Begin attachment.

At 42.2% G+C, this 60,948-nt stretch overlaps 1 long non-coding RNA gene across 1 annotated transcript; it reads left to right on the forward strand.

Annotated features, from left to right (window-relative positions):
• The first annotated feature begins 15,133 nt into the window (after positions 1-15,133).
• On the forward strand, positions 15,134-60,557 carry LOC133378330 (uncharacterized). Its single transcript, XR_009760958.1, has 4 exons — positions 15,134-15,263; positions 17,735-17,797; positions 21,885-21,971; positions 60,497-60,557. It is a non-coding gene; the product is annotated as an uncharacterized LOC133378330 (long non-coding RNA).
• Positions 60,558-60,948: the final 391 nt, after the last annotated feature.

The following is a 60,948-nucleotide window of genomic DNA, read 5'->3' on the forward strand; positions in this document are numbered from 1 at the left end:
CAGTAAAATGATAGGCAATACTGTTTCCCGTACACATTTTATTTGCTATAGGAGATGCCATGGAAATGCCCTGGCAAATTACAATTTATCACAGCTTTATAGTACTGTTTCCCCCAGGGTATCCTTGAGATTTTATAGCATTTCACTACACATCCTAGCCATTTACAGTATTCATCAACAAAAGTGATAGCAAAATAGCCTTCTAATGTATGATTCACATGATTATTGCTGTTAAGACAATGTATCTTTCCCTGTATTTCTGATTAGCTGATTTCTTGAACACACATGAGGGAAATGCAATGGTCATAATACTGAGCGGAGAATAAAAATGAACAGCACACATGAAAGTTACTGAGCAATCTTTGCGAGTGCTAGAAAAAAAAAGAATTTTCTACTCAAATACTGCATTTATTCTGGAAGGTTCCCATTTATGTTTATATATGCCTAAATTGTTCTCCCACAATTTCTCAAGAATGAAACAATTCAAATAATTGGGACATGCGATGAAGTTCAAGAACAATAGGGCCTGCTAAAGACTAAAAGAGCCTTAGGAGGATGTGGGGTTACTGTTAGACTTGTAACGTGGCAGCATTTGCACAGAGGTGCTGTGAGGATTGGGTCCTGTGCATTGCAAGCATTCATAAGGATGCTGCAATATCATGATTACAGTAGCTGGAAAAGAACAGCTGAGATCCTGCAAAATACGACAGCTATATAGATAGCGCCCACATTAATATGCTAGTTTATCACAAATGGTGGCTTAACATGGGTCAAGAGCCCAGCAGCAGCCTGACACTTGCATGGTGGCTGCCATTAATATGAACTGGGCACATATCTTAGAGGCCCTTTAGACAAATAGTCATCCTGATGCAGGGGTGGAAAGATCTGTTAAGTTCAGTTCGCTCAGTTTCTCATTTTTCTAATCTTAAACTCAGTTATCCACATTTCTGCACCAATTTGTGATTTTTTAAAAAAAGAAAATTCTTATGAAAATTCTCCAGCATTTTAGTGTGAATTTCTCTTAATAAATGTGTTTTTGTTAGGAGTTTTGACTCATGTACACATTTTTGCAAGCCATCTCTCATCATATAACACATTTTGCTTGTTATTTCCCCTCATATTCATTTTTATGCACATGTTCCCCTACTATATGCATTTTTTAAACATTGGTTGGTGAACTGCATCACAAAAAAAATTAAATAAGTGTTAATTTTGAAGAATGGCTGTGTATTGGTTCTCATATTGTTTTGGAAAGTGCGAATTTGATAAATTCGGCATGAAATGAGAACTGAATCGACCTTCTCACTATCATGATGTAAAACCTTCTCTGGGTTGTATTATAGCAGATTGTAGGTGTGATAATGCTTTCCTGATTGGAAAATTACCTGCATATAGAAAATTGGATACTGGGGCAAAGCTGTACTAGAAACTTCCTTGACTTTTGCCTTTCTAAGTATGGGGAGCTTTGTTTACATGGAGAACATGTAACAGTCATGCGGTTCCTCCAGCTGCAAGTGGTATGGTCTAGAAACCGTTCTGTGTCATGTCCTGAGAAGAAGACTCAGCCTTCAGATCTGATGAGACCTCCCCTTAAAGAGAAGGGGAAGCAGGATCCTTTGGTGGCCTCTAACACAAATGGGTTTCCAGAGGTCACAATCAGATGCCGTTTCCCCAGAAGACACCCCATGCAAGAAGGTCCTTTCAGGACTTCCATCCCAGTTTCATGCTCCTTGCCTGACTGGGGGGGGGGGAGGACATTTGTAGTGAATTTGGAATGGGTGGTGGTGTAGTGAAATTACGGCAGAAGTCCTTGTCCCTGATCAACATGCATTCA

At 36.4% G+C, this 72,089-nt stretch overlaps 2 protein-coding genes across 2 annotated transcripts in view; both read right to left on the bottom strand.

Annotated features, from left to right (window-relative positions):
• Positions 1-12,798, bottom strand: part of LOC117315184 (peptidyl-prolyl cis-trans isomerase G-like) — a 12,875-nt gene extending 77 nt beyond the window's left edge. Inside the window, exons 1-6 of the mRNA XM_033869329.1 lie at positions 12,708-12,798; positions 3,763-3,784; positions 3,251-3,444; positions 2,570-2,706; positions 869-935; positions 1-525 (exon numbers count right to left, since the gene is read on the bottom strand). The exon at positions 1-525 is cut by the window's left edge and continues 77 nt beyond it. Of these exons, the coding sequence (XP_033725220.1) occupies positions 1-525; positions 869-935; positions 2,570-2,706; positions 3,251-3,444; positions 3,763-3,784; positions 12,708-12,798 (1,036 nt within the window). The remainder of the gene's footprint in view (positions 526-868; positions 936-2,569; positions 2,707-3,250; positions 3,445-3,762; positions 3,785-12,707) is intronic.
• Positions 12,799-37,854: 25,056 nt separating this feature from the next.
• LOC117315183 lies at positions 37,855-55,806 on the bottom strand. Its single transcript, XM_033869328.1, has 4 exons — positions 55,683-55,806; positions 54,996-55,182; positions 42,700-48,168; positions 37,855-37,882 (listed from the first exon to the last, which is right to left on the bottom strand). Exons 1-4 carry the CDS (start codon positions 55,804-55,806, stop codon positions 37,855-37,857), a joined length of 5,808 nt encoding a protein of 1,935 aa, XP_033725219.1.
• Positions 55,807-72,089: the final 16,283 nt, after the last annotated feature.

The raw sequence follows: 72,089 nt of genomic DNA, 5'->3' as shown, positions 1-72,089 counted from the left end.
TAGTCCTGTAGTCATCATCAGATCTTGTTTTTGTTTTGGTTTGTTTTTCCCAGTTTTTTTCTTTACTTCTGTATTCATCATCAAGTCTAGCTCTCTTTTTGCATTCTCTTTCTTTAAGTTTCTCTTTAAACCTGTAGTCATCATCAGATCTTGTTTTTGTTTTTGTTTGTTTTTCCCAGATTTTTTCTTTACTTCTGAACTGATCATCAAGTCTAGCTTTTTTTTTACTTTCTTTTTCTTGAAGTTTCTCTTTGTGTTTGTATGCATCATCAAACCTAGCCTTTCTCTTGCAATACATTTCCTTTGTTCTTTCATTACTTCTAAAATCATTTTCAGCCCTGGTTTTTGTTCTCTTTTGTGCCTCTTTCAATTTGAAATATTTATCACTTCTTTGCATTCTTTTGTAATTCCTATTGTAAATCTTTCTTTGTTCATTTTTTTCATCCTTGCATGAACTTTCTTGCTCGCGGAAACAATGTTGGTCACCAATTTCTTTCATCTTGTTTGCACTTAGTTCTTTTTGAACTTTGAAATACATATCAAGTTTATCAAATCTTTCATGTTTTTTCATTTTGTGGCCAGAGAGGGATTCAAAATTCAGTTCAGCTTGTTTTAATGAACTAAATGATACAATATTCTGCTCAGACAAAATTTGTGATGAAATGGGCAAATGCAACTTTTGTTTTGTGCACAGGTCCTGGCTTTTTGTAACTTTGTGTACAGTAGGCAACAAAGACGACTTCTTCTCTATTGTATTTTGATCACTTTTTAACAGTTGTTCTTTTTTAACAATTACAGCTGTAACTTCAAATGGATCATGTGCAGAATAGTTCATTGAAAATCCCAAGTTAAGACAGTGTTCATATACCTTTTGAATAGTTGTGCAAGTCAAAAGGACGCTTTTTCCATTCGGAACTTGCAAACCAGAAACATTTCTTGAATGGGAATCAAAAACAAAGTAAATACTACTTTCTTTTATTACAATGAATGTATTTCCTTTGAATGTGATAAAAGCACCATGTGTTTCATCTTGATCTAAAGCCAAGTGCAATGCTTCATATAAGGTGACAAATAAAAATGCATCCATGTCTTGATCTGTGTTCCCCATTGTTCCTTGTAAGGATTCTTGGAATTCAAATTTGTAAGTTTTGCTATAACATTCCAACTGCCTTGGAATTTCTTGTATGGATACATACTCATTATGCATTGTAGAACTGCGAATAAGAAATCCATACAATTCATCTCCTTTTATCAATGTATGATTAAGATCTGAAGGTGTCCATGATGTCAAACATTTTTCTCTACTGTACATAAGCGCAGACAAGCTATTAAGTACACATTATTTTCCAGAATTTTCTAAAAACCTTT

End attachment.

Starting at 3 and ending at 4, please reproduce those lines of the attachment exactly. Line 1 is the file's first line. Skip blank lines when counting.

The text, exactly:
• The first annotated feature begins 15,133 nt into the window (after positions 1-15,133).
• On the forward strand, positions 15,134-60,557 carry LOC133378330 (uncharacterized). Its single transcript, XR_009760958.1, has 4 exons — positions 15,134-15,263; positions 17,735-17,797; positions 21,885-21,971; positions 60,497-60,557. It is a non-coding gene; the product is annotated as an uncharacterized LOC133378330 (long non-coding RNA).